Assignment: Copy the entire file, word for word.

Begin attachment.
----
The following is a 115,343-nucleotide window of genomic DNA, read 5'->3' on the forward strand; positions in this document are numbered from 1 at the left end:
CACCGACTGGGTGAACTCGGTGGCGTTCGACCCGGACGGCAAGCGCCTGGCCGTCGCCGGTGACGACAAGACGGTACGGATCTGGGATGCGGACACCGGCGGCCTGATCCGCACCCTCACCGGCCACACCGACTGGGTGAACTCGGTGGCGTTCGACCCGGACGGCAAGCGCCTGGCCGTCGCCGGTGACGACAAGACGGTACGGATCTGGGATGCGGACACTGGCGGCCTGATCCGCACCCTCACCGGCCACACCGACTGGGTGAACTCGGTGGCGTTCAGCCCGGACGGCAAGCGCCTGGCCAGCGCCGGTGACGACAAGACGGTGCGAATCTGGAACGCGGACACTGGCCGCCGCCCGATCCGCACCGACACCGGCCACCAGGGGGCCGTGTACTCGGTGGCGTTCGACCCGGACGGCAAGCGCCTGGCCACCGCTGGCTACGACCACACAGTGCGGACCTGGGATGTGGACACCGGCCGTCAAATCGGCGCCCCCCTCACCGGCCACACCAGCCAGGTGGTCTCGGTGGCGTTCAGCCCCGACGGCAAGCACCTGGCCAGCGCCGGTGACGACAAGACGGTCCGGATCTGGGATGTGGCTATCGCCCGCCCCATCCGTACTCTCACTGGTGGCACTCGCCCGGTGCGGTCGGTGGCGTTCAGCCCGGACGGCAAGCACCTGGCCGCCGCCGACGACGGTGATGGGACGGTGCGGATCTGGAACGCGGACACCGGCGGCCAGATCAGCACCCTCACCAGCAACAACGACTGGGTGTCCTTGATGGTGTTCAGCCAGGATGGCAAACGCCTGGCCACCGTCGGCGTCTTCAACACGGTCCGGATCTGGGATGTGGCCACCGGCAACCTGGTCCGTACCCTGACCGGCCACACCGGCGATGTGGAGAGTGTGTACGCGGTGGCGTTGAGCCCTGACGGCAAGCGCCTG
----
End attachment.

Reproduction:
The following is a 115,343-nucleotide window of genomic DNA, read 5'->3' on the forward strand; positions in this document are numbered from 1 at the left end:
CACCGACTGGGTGAACTCGGTGGCGTTCGACCCGGACGGCAAGCGCCTGGCCGTCGCCGGTGACGACAAGACGGTACGGATCTGGGATGCGGACACCGGCGGCCTGATCCGCACCCTCACCGGCCACACCGACTGGGTGAACTCGGTGGCGTTCGACCCGGACGGCAAGCGCCTGGCCGTCGCCGGTGACGACAAGACGGTACGGATCTGGGATGCGGACACTGGCGGCCTGATCCGCACCCTCACCGGCCACACCGACTGGGTGAACTCGGTGGCGTTCAGCCCGGACGGCAAGCGCCTGGCCAGCGCCGGTGACGACAAGACGGTGCGAATCTGGAACGCGGACACTGGCCGCCGCCCGATCCGCACCGACACCGGCCACCAGGGGGCCGTGTACTCGGTGGCGTTCGACCCGGACGGCAAGCGCCTGGCCACCGCTGGCTACGACCACACAGTGCGGACCTGGGATGTGGACACCGGCCGTCAAATCGGCGCCCCCCTCACCGGCCACACCAGCCAGGTGGTCTCGGTGGCGTTCAGCCCCGACGGCAAGCACCTGGCCAGCGCCGGTGACGACAAGACGGTCCGGATCTGGGATGTGGCTATCGCCCGCCCCATCCGTACTCTCACTGGTGGCACTCGCCCGGTGCGGTCGGTGGCGTTCAGCCCGGACGGCAAGCACCTGGCCGCCGCCGACGACGGTGATGGGACGGTGCGGATCTGGAACGCGGACACCGGCGGCCAGATCAGCACCCTCACCAGCAACAACGACTGGGTGTCCTTGATGGTGTTCAGCCAGGATGGCAAACGCCTGGCCACCGTCGGCGTCTTCAACACGGTCCGGATCTGGGATGTGGCCACCGGCAACCTGGTCCGTACCCTGACCGGCCACACCGGCGATGTGGAGAGTGTGTACGCGGTGGCGTTGAGCCCTGACGGCAAGCGCCTG